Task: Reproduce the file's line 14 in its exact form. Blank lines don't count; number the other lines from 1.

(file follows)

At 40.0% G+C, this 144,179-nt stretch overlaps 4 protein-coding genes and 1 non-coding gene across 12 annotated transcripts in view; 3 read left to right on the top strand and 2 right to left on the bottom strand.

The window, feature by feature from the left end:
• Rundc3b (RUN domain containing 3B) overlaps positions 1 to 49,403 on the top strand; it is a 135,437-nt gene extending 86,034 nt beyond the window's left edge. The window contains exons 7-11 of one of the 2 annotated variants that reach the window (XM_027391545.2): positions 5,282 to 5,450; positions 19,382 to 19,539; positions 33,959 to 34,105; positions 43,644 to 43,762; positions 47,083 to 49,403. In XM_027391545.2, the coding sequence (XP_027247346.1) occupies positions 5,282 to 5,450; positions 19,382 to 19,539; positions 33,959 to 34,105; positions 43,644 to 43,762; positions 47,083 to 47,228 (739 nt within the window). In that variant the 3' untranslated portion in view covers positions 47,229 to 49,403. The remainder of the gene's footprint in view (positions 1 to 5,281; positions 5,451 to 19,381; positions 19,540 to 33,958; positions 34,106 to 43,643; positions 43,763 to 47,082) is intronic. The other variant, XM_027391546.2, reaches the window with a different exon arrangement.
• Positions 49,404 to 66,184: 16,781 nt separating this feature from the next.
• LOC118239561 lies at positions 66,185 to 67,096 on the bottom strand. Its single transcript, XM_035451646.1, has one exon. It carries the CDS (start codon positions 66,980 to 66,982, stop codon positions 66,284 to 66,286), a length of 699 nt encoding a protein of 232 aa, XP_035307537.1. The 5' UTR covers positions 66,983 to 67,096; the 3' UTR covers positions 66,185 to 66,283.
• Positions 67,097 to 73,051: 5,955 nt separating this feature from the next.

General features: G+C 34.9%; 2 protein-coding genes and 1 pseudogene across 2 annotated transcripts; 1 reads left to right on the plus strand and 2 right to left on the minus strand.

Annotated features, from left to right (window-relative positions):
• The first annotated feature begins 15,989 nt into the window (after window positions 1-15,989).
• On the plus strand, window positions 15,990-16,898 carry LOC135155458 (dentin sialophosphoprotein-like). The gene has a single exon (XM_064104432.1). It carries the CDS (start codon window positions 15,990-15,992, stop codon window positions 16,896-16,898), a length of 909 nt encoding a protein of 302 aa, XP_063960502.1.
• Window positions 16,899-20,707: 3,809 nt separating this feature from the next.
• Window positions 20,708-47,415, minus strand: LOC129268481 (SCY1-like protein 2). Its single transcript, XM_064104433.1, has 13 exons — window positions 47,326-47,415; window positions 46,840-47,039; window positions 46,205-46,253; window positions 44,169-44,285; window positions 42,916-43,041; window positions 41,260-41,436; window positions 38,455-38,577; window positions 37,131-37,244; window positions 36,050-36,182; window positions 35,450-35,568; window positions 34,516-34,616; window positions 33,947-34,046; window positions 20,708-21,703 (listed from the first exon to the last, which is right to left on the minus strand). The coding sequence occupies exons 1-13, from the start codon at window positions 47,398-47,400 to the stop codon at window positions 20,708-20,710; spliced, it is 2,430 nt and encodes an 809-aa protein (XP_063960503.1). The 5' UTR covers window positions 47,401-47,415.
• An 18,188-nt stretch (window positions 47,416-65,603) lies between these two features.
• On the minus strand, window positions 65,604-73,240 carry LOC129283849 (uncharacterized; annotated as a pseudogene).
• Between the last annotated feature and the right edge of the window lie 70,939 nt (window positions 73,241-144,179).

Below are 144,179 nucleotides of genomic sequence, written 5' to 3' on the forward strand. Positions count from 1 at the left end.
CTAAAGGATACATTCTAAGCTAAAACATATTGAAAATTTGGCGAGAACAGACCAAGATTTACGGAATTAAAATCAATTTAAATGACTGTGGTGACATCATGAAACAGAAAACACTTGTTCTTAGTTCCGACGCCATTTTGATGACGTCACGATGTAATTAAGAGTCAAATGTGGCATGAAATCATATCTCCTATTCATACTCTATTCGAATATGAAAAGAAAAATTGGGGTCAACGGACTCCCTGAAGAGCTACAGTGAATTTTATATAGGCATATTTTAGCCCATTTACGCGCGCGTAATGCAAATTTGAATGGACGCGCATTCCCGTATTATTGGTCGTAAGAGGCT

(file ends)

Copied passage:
• On the minus strand, window positions 65,604-73,240 carry LOC129283849 (uncharacterized; annotated as a pseudogene).